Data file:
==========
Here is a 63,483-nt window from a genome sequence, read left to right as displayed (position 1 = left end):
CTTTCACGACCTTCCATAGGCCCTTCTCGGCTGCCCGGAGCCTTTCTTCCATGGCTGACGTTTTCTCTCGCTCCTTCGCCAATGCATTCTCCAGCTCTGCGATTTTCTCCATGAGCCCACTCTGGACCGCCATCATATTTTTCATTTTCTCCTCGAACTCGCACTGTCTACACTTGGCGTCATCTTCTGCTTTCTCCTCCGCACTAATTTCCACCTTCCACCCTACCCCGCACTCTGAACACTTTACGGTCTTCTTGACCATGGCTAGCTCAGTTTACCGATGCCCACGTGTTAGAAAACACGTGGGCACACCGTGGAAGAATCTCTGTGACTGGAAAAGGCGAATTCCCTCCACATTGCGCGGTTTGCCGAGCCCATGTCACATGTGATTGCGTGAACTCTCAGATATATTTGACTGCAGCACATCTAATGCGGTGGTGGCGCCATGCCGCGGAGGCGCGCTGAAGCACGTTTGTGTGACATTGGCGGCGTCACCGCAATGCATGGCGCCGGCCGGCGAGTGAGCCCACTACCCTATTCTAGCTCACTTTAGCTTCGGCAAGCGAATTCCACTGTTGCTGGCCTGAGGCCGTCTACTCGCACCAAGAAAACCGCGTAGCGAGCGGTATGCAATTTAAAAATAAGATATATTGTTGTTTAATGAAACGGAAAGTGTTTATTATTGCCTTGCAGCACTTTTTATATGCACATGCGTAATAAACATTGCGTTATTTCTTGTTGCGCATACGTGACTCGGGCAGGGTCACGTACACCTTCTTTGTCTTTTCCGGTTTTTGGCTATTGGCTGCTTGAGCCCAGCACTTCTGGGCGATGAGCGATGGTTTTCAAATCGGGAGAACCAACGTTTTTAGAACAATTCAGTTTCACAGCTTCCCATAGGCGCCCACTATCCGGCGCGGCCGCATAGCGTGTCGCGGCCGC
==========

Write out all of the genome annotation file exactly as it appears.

Here is a 63,483-nt window from a genome sequence, read left to right as displayed (position 1 = left end):
CTTTCACGACCTTCCATAGGCCCTTCTCGGCTGCCCGGAGCCTTTCTTCCATGGCTGACGTTTTCTCTCGCTCCTTCGCCAATGCATTCTCCAGCTCTGCGATTTTCTCCATGAGCCCACTCTGGACCGCCATCATATTTTTCATTTTCTCCTCGAACTCGCACTGTCTACACTTGGCGTCATCTTCTGCTTTCTCCTCCGCACTAATTTCCACCTTCCACCCTACCCCGCACTCTGAACACTTTACGGTCTTCTTGACCATGGCTAGCTCAGTTTACCGATGCCCACGTGTTAGAAAACACGTGGGCACACCGTGGAAGAATCTCTGTGACTGGAAAAGGCGAATTCCCTCCACATTGCGCGGTTTGCCGAGCCCATGTCACATGTGATTGCGTGAACTCTCAGATATATTTGACTGCAGCACATCTAATGCGGTGGTGGCGCCATGCCGCGGAGGCGCGCTGAAGCACGTTTGTGTGACATTGGCGGCGTCACCGCAATGCATGGCGCCGGCCGGCGAGTGAGCCCACTACCCTATTCTAGCTCACTTTAGCTTCGGCAAGCGAATTCCACTGTTGCTGGCCTGAGGCCGTCTACTCGCACCAAGAAAACCGCGTAGCGAGCGGTATGCAATTTAAAAATAAGATATATTGTTGTTTAATGAAACGGAAAGTGTTTATTATTGCCTTGCAGCACTTTTTATATGCACATGCGTAATAAACATTGCGTTATTTCTTGTTGCGCATACGTGACTCGGGCAGGGTCACGTACACCTTCTTTGTCTTTTCCGGTTTTTGGCTATTGGCTGCTTGAGCCCAGCACTTCTGGGCGATGAGCGATGGTTTTCAAATCGGGAGAACCAACGTTTTTAGAACAATTCAGTTTCACAGCTTCCCATAGGCGCCCACTATCCGGCGCGGCCGCATAGCGTGTCGCGGCCGC